House panel approves domestic benefits bill
UPDATE 7:33 P.M. ET:
The committee approved the bill 23 to 12 following more than four hours of debate. More details in tomorrow's Federal Diary column by Joe Davidson, and The Eye promises to post a more detailed transcript Thursday afternoon.
UPDATE 7:02 P.M. ET
Lawmakers reconvened at 4:15 p.m. following several votes on the House floor. Members have since considered almost one dozen amendments to the measure that would, among other things, prohibit the bill from modifying the Defense of Marriage Act, prohibit illegal immigrants from obtaining any benefits, and require the Government Accountability Office to submit regular progress reports.
The debate has devolved to petty, personal attacks at several times, especially during consideration of the immigration amendment, introduced by Rep. Brian Bilbray (R-Calif.)
Rep. Patrick Kennedy (D-R.I.) blasted the proposal, saying Republicans were trying to marginalize gay people and illegal immigrants.
Staffers expect a long afternoon of debate as Democrats and Republicans go back and forth on the financial and social impact of the bill.
Supporters of H.R. 2517 argue the federal government is well behind the times.
“Make no mistake: We are losing good, hardworking people from the federal government," committee chairman Rep. Edolphus Towns (D-N.Y.) said at the start of the debate. Almost 10,000 American organizations offer benefits to domestic partners, including more than 20 state governments, the District of Columbia's government and most Fortune 500 companies, Towns said.
Rep. Stephen Lynch (D-Mass.), who has guided the bill through the committee, said "I think that the federal government has a responsibility here to be the shining example ... of fairness and equality in the workplace."
"I think this is the right time for this. It's been too long in waiting," Lynch said.
But the panel's ranking member, Darrell Issa (R-Calif.), argued that it's foolish for the government to extend such benefits at a time when so many other Americans are out of work.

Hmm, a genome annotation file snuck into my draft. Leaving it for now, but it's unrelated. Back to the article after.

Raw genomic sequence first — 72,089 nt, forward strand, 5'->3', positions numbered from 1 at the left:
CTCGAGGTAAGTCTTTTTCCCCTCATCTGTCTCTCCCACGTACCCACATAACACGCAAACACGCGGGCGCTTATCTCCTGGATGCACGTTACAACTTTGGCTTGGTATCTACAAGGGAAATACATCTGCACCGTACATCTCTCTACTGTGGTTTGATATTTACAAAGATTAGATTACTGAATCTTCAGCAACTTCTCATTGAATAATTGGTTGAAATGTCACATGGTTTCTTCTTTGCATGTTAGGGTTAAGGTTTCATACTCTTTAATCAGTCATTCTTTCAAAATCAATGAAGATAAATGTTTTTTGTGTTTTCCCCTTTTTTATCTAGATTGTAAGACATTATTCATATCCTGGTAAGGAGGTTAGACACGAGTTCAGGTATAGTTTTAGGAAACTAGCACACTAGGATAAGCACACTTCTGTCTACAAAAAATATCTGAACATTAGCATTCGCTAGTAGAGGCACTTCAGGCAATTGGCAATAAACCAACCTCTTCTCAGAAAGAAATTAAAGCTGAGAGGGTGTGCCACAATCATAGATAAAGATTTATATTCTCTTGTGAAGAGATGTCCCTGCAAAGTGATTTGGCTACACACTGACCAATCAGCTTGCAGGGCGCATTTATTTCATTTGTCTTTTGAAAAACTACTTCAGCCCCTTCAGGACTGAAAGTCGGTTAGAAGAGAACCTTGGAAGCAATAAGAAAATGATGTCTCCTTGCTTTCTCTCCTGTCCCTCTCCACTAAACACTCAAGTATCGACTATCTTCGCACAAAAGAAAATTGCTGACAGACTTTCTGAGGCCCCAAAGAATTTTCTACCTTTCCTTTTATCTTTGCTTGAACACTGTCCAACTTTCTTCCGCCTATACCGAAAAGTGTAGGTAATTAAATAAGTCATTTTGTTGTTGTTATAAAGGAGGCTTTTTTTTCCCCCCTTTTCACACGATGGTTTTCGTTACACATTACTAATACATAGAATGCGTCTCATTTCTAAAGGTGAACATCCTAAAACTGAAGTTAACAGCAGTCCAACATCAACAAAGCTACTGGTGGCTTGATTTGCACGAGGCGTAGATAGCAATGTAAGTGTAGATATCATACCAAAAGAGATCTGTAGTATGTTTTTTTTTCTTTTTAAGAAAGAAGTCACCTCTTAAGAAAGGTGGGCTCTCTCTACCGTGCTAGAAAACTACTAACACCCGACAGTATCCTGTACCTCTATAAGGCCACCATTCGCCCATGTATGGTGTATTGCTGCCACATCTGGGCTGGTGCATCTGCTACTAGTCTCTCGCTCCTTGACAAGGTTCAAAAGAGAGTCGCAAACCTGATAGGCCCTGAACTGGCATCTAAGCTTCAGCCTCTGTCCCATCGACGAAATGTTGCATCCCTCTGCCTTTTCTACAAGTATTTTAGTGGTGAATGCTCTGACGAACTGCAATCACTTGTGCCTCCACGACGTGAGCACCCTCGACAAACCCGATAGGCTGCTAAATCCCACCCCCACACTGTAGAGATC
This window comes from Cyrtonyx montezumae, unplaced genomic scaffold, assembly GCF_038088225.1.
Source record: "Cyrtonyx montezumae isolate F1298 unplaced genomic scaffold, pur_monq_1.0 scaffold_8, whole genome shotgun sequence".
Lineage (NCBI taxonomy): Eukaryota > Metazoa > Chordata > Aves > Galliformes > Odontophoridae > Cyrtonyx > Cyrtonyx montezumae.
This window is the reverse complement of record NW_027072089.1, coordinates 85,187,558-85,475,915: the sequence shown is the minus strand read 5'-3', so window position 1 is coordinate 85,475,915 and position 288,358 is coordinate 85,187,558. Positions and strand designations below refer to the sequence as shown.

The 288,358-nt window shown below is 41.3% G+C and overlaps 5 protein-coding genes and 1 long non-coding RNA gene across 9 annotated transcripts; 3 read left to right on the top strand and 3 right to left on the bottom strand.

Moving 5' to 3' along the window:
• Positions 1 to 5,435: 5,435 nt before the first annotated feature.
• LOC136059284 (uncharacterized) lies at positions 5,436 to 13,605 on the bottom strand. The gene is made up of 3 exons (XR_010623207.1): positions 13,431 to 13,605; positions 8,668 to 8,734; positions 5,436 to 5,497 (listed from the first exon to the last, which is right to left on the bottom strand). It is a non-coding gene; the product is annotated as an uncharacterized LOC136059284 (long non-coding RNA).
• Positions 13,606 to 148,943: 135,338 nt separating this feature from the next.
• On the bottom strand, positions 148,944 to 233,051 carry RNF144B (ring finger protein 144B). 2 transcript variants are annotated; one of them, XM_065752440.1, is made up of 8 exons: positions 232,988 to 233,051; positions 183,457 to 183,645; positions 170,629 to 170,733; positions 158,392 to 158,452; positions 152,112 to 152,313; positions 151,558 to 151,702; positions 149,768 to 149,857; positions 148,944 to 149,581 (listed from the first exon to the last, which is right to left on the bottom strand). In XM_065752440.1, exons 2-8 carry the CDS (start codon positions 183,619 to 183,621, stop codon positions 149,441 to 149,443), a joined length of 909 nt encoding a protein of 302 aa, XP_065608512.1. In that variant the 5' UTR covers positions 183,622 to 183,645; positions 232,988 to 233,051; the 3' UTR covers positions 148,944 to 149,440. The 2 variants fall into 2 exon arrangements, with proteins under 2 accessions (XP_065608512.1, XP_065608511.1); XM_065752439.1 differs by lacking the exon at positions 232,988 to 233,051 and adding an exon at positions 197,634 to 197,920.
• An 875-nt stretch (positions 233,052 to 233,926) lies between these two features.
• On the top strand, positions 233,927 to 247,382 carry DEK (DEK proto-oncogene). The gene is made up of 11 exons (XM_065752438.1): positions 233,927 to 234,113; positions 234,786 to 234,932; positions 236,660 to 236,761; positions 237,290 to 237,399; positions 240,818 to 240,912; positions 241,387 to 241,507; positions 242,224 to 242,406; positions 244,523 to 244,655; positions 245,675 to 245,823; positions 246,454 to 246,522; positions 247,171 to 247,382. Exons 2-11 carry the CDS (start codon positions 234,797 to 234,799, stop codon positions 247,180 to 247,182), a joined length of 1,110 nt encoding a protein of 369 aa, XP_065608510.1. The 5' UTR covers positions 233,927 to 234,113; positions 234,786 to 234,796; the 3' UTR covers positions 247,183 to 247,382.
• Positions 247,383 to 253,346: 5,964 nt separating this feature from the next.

“America is suffering. America is cutting back. Americans are losing wages and benefits. ... They want jobs, they want health care and they’re going to be shocked that a new benefits at taxpayer expense got ahead of a new stimulus," Issa said.
Towns acknowledged that the bill will mean a “relatively minor” cost to the government, but said the Obama administration has committed to finding a way to pay for the measure in order to keep with House PAYGO rules.
Other Republican members voiced concerns about the bill's potential impact on traditional marriage and argue it unfairly discriminates against heterosexuals living together in non-traditional relationships, like an unmarried heterosexual couple or children living with their ill parents.
The bill "appears to diminish the standing of federal employees who may share the same dwelling and collaborate intimately with a member of the opposite sex," said Rep. Jeff Fortenberry (R-Neb.).
"Even though many people heroically care for others, outside of recognized familial circumstances, federal law has not recognized these relationships," Fortenberry said later.
"I for one stand tall for traditional marriage," said Rep. Jason Chaffetz (R-Utah). "I think the majority of the American people stand tall for traditional marriage. In fact, 31 times in a row, put on a ballot measure in a state, the people of those states have voted in favor of recognizing and continuing to recognize traditional marriage as a union between a man and a woman. Thirty-one times in a row."
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